In this work synthesizing thirty years of research, psychologist, historian of science, and the world's best-known skeptic Michael Shermer upends the traditional thinking about how humans form beliefs about the world. Simply put, beliefs come first and explanations for beliefs follow. The brain, Shermer argues, is a belief engine. From sensory data flowing in through the senses, the brain naturally begins to look for and find patterns, and then infuses those patterns with meaning. Our brains connect the dots of our world into meaningful patterns that explain why things happen, and these patterns become beliefs. Once beliefs are formed the brain begins to look for and find confirmatory evidence in support of those beliefs, which accelerates the process of reinforcing them, and round and round the process goes in a positive-feedback loop of belief confirmation. Shermer outlines the numerous cognitive tools our brains engage to reinforce our beliefs as truths. Interlaced with his theory of belief, Shermer provides countless real-world examples of how this process operates, from politics, economics, and religion to conspiracy theories, the supernatural, and the paranormal. Ultimately, he demonstrates why science is the best tool ever devised to determine whether or not a belief matches reality.
February 28, 2018
Added Review of The Blackwell Companion to Natural Theology (2018) by Aron Lucas to the Theistic Cosmological Arguments, Argument to Design, Moral Arguments, and Argument from Miracles pages under Arguments for the Existence of a God, as well as the William Lane Craig and J. P. Moreland pages under Christian Apologetics and Apologists, in the Modern Documents section of the Secular Web Library.
The massive Blackwell Companion to Natural Theology aims to be the standard reference work supplying the best reasons to believe that God exists from the foremost experts on various arguments for the existence of God. It is not recommended for readers without some background knowledge of the philosophy of religion, modal logic, and Bayesian confirmation theory. Nevertheless, it cannot be ignored by anyone who wishes to argue that belief in God is irrational or intellectually bankrupt. In this review, Aron Lucas focuses on its chapters on the kalam cosmological argument, the fine-tuning argument, the moral argument, and the argument from miracles. Despite some valuable novel contributions, the volume focuses too heavily on defending some premises while ignoring others, and is highly technical even for advanced readers, with one argument presented in 87 steps purely using symbolic logic. One can only wonder why God would make the evidence for his existence accessible only to a select handful of professional academics, let alone punish people with eternal torment because they failed to properly apply Bayesian reasoning to little known historical data. The very fact that the volume needs to dig so deep in order to make its case is, in a way, evidence against the existence of God.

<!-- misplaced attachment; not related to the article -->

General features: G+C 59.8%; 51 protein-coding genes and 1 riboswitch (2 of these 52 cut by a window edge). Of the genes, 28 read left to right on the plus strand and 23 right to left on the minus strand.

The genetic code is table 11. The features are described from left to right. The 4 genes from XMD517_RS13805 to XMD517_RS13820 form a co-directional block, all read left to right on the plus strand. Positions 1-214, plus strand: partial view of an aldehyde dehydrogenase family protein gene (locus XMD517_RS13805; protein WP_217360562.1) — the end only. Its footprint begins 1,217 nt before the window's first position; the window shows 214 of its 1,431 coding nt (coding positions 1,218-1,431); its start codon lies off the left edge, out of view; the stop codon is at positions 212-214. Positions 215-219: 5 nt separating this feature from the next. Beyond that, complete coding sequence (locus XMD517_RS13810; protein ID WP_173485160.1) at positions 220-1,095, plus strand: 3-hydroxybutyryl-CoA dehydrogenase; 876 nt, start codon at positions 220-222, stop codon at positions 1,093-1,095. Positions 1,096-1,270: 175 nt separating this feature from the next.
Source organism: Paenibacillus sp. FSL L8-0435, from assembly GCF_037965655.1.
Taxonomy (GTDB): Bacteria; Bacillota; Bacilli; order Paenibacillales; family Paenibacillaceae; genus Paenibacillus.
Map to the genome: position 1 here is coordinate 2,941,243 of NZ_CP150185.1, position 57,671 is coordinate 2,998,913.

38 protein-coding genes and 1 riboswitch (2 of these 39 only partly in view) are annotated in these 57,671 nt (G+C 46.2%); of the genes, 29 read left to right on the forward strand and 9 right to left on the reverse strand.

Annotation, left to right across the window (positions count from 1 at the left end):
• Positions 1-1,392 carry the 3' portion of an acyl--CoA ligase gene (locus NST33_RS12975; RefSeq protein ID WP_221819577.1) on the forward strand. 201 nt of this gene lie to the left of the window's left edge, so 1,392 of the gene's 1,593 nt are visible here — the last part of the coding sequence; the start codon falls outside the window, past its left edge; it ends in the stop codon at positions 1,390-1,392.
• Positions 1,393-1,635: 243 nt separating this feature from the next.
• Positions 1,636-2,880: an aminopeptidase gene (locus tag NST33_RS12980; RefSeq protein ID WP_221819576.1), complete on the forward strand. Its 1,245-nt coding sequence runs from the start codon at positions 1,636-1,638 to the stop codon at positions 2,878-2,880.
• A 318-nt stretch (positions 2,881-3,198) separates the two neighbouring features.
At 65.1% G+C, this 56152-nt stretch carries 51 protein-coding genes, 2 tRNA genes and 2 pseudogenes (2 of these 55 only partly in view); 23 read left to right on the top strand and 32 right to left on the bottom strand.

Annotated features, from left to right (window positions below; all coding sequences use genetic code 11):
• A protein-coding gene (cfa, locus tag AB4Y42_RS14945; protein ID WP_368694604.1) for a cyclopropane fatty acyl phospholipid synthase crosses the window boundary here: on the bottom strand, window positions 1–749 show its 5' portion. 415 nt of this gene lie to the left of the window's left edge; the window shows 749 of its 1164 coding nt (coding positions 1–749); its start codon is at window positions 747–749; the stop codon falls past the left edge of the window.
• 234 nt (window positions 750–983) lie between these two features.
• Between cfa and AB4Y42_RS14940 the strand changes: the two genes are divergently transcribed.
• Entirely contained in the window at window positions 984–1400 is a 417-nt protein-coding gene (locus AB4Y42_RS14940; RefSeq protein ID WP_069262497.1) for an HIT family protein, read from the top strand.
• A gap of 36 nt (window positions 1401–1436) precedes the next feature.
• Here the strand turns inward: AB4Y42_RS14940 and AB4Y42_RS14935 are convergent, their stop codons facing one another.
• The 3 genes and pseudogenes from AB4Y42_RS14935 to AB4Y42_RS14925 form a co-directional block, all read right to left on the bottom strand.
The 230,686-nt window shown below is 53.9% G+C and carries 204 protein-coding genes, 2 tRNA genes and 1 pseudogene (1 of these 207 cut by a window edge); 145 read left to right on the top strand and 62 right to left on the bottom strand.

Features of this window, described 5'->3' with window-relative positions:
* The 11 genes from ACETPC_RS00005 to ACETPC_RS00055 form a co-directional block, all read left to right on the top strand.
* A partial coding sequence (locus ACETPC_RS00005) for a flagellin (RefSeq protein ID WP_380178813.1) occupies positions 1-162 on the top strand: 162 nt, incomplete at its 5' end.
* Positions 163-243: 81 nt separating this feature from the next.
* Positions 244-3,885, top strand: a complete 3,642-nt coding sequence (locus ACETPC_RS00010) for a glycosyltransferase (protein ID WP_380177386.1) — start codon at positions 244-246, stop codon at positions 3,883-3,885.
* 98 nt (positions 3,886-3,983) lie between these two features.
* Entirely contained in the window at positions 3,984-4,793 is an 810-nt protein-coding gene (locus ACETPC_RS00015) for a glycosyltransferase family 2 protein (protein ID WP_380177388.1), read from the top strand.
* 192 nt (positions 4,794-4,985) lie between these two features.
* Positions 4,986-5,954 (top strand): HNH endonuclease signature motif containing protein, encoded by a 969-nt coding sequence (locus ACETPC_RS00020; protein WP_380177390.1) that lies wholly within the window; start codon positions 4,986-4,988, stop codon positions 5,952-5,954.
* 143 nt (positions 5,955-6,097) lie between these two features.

December 31, 2017
Added Why Scholars Doubt the Traditional Authors of the Gospels (2017) by Matthew Wade Ferguson to the Biblical Criticism page under Christianity, as well as the Argument from Holy Scripture page under Arguments for the Existence of a God, in the Modern Documents section of the Secular Web Library.
The traditional authors of the canonical Gospels—Matthew the tax collector, Mark the attendant of Peter, Luke the attendant of Paul, and John the son of Zebedee—are not held to be the Gospels' actual authors by the majority of mainstream New Testament scholars. Christian apologists nevertheless produce a lot of material advocating the view that the Gospels are the eyewitness testimonies of either Jesus' disciples or their attendants. Much of the general public is unfamiliar with the mainstream scholarly view that the Gospels are anonymous works, written in a different language than that of Jesus, in distant lands, after a substantial gap of time, by unknown persons compiling, redacting, and inventing various traditions in order to provide a faith narrative of Christianity's central figure, Jesus Christ. While Matthew Wade Ferguson has previously discussed why scholars do not consider the Gospels to be historical documents, in this essay he explores a number of internal and external reasons why scholars doubt the traditional authorial attributions of the Gospels.